Five Ways Stress Is Affecting Your Sex Life

The effects of stress are insidious. It takes a toll on your physical, emotional and relationship health, probably more than you realize. Here are five ways stress can impact your sex life.

Stress contributes to a negative body image
Bad body image = bad sex. The hormones produced in association with stress can impact our metabolism. If we feel sluggish or if we gain weight (unintentionally), it can make us feel badly about our physiques.

If we don't like our bodies, it is pretty difficult to find the desire to shed your clothes and jump into bed with your partner.

Now, I am not suggesting that you should just get it over with, but it's a vicious cycle. Lower self-image equals less sex and less sex creates relationship problems. Ideally, our relationship should enhance who we are, not make us feel more stressed. And one of the biggest stressors we can have is our relationship, if we don't take the time to nurture it.

Stress takes a toll on our libido
By now, we know that hormones affect our bodies in numerous ways from childhood to adolescence, pregnancy, menopause and beyond. Cortisol is one of the hormones produced by stress, and you might have heard of it if you've ever seen those late night diet pill commercials with the image of the pixelated woman gaining weight in her abdomen.

Our bodies need this hormone, but in small doses for short bursts of time. If elevated levels of Cortisol are being produced for a prolonged period of time, they suppress our sex hormones. Lower quantity of sex hormones equals lower libido.

Stress makes us question our relationships and our partners
As I mentioned earlier, when we are stressed, we are not that pleasant to be around -- and vice versa. You don't want a partner who flies off the handle and snaps at you because he or she is overwhelmed. And you don't want to be the one who incites those feelings of frustration in someone that you love. Who wants to go to bed with an emotional monster?

Relationships suffer when we are stressed, especially if we stop communicating. Or if our communication consists of rolling our eyes and grunting at a loved one.

Stress can lead to excessive drinking and excessive drinking makes for bad sex
It's not a surprise that lots of people use alcohol to escape. I, like many women I know, have been known to long for happy hour. But this isn't about a glass of wine, a bottle of beer or a drink with one of those smile-inducing hot pink umbrellas in them. This is about excessive, prolonged drinking.

More than one or two drinks a day. (And we can even debate whether that is too much.) This is the type of drinking that you probably hide from friends. It may be the type of drinking that begins long before happy hour does and goes on far later. Or it may just be one drink beyond that early, feel-good buzz.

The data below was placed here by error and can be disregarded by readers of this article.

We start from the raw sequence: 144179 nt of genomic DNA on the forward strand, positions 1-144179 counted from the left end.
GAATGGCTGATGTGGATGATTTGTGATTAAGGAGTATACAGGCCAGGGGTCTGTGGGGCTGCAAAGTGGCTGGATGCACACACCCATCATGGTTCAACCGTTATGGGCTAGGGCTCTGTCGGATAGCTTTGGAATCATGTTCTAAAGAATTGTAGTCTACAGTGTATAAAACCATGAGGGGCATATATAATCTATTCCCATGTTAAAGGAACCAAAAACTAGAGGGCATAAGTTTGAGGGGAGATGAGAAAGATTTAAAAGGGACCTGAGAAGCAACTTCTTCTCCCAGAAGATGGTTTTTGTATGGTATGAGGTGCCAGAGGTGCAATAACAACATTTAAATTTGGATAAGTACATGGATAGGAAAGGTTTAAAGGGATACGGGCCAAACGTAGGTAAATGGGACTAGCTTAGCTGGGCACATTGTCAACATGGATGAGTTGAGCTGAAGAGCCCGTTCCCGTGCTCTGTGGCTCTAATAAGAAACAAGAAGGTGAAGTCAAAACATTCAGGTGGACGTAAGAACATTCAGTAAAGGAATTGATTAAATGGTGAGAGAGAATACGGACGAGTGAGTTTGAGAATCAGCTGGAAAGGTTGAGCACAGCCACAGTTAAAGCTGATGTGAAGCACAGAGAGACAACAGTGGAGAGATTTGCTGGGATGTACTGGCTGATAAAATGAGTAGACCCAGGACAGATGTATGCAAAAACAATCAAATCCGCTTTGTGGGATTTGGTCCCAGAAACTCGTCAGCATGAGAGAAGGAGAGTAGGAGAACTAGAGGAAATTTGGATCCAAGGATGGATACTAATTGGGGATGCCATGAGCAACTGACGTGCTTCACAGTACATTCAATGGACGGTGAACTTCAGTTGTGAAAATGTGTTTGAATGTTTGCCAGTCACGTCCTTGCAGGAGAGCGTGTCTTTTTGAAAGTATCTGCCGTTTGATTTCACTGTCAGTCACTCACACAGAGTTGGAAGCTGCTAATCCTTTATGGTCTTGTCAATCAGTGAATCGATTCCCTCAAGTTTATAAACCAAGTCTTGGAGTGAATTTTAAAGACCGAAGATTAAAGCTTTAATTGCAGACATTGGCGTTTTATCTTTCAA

We know that men have difficulty getting an erection when they drink too much. But what about us? As it turns out, alcohol can dull sex, making it less pleasurable. Alcohol dehydrates us, making lubrication challenging. Without lubrication, sex is painful. Without lubrication and sufficient arousal, we can kiss the idea of orgasm (or pleasure in general) goodbye. After a number of pleasure-less or mildly painful sexual experiences, we are not going to want it. Would you?

Stress impacts our fertility and our menstrual cycle
When we are stressed, our hormones levels take a dive. Maybe you're thinking, if you're not having sex, you're probably not getting pregnant. You're right, but there's more to this.

Stress can impact our pituitary gland, which controls the thyroid, adrenal glands and ovaries. If our ovaries aren't functioning properly, your menstrual cycle is adversely affected. Our periods may become irregular or we may stop menstruating. This is called amenorrhea and if stress-related, not a permanent condition.

If you are trying to get pregnant, you need to decrease your stress. Which (as I know) can be difficult, because there are few things more stressful than trying to become pregnant and not being able to do so.

So it's time to make some changes
Exercise, relax, take a bath, drink one glass of wine (not four), masturbate, make out with your partner and delegate some responsibilities to others. It will make your life a lot less stressful and hopefully, a lot more enjoyable.

About The Author

Logan levkoff2
Dr. Logan Levkoff
A recognized expert on sexuality and relationships, Dr. Logan Levkoff frequently appears on television including Good Morning America, The Today Show, The Rachael Ray Show, Oprah, Fox News Channel, and CNN. For over a decade Logan has been teaching groups of all ages and from a variety of backgrounds. Logan is the author of How to Get Your Wife to Have Sex With You and Third Base Ain’t What it Used to Be. Find out more on, follow her on Twitter and Facebook.
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